Ecological fallacy and Wikipedia

I really do like Wikipedia. Following up on my post about correction for attenuation, Wikipedia is also quite good on ecological fallacy (that you can’t make inference at the individual level from data observed at the population level).

Their example at the moment is nice too. Rich states voted for Kerry in the 2004 US presidential election – if we had just looked at this population level we might have concluded that richer individuals voted for Kerry (and this would be an example of ecological fallacy – where we make incorrect inference at the individual level from population level data). In fact, when explored at the individual level poorer people voted for him.

A hypothetical example from health services research could be a finding that at the hospital level a lower proportion of the overall hospital budget spent on cleaners was found in hospitals with lower patient experience scores – potentially leading us to the conclusion that patients have a better experience if their hospital is cleaner. However if we explore this further we might find that patients who are more unwell in general have a worse patient experience; and that in hospitals where sicker patients are cared for a larger proportion of the budget is spent on clinical care as the cleaning costs do not rise in proportion (and indeed these hospitals may still spend more in cleaning overall). Again it is incorrect to interpret a finding seen on the organisation level as a causal association.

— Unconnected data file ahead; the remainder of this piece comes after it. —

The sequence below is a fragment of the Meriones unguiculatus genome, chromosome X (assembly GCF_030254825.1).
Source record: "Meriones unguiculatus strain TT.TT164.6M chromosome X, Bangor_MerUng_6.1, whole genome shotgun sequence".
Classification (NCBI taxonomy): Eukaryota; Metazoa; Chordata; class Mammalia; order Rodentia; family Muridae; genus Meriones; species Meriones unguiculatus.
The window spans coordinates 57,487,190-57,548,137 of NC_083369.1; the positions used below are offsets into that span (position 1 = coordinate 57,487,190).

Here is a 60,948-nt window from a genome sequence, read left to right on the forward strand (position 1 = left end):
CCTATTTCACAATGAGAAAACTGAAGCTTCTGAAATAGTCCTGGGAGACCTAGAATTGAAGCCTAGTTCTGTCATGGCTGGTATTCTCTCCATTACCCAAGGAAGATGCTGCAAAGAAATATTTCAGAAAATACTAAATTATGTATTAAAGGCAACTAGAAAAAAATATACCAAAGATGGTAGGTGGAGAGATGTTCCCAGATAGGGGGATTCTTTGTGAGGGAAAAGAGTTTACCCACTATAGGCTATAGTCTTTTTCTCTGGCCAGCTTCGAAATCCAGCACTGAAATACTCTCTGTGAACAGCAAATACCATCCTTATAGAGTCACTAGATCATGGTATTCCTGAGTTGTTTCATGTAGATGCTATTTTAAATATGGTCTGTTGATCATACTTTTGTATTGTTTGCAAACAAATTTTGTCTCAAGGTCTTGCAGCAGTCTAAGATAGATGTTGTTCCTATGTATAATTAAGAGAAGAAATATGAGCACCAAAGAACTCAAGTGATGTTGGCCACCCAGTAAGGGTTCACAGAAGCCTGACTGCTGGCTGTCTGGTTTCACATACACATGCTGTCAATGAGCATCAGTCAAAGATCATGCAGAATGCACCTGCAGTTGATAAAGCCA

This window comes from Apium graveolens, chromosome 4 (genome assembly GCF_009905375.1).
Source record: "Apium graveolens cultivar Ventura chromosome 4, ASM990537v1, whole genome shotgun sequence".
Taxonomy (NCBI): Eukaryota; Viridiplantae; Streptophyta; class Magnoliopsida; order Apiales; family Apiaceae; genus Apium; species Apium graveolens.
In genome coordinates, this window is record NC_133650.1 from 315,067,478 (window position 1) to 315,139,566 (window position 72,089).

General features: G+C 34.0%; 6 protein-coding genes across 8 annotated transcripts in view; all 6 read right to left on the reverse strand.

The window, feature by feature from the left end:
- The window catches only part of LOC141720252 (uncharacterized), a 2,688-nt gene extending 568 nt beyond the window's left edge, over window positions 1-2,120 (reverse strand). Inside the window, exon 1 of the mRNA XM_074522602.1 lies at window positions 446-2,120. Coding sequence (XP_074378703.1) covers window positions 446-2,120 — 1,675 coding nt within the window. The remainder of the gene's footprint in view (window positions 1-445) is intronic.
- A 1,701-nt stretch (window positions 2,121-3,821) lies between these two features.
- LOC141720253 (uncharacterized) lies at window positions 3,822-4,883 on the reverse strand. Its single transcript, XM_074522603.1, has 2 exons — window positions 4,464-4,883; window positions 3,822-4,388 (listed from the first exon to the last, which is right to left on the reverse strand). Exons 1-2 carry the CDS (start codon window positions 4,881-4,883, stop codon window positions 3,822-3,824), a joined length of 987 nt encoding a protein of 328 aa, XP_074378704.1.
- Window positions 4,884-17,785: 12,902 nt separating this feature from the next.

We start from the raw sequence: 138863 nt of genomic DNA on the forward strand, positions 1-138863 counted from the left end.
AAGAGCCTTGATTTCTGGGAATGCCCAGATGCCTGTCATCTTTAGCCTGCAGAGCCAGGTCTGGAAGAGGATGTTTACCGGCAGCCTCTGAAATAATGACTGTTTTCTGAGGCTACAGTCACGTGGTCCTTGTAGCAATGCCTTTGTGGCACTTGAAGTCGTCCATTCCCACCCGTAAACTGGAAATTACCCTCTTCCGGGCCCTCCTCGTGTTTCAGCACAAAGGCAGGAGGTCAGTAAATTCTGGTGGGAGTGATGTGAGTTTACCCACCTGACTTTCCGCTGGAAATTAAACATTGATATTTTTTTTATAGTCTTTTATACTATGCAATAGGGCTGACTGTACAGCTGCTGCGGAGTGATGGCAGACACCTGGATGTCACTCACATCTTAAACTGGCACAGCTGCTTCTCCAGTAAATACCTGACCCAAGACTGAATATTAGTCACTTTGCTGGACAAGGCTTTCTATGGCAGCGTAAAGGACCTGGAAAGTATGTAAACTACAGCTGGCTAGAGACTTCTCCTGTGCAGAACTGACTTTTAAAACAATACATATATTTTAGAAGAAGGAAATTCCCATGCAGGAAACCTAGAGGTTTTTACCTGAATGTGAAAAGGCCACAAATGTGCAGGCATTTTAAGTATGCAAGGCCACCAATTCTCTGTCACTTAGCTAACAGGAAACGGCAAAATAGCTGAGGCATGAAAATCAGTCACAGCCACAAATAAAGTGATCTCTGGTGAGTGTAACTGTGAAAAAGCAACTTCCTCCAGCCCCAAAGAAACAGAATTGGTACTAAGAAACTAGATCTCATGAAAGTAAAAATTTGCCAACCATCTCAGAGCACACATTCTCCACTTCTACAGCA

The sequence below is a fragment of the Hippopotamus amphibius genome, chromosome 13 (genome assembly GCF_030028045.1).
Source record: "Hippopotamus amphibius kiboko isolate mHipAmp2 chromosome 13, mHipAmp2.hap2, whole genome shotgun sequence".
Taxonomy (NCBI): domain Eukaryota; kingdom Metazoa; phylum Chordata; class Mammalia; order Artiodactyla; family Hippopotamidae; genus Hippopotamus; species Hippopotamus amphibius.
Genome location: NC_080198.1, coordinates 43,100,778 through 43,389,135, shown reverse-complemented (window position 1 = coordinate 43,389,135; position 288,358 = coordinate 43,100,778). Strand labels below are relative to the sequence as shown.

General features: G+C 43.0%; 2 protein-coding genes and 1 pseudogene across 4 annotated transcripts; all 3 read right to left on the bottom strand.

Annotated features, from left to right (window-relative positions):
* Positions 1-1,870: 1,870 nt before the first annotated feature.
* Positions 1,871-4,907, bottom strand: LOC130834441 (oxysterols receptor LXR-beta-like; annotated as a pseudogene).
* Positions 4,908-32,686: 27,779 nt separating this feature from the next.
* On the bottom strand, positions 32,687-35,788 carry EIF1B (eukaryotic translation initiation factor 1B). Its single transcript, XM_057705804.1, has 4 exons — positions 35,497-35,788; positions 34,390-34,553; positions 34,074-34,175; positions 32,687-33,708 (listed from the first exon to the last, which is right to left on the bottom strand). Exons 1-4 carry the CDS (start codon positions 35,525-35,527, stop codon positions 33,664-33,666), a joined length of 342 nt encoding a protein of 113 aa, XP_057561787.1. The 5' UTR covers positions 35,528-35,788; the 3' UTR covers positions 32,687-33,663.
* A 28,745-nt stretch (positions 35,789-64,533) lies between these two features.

For further reading any basic epidemiology text book gives a good introduction to the strengths and limitations of ecological studies.

This entry was posted in Stats and tagged . Group: . Bookmark the permalink. Both comments and trackbacks are currently closed.
  • The Cambridge Centre for Health Services Research (CCHSR) is a thriving collaboration between the University of Cambridge and RAND Europe. We aim to inform health policy and practice by conducting research and evaluation studies of organisation and delivery of healthcare, including safety, effectiveness, efficiency and patient experience.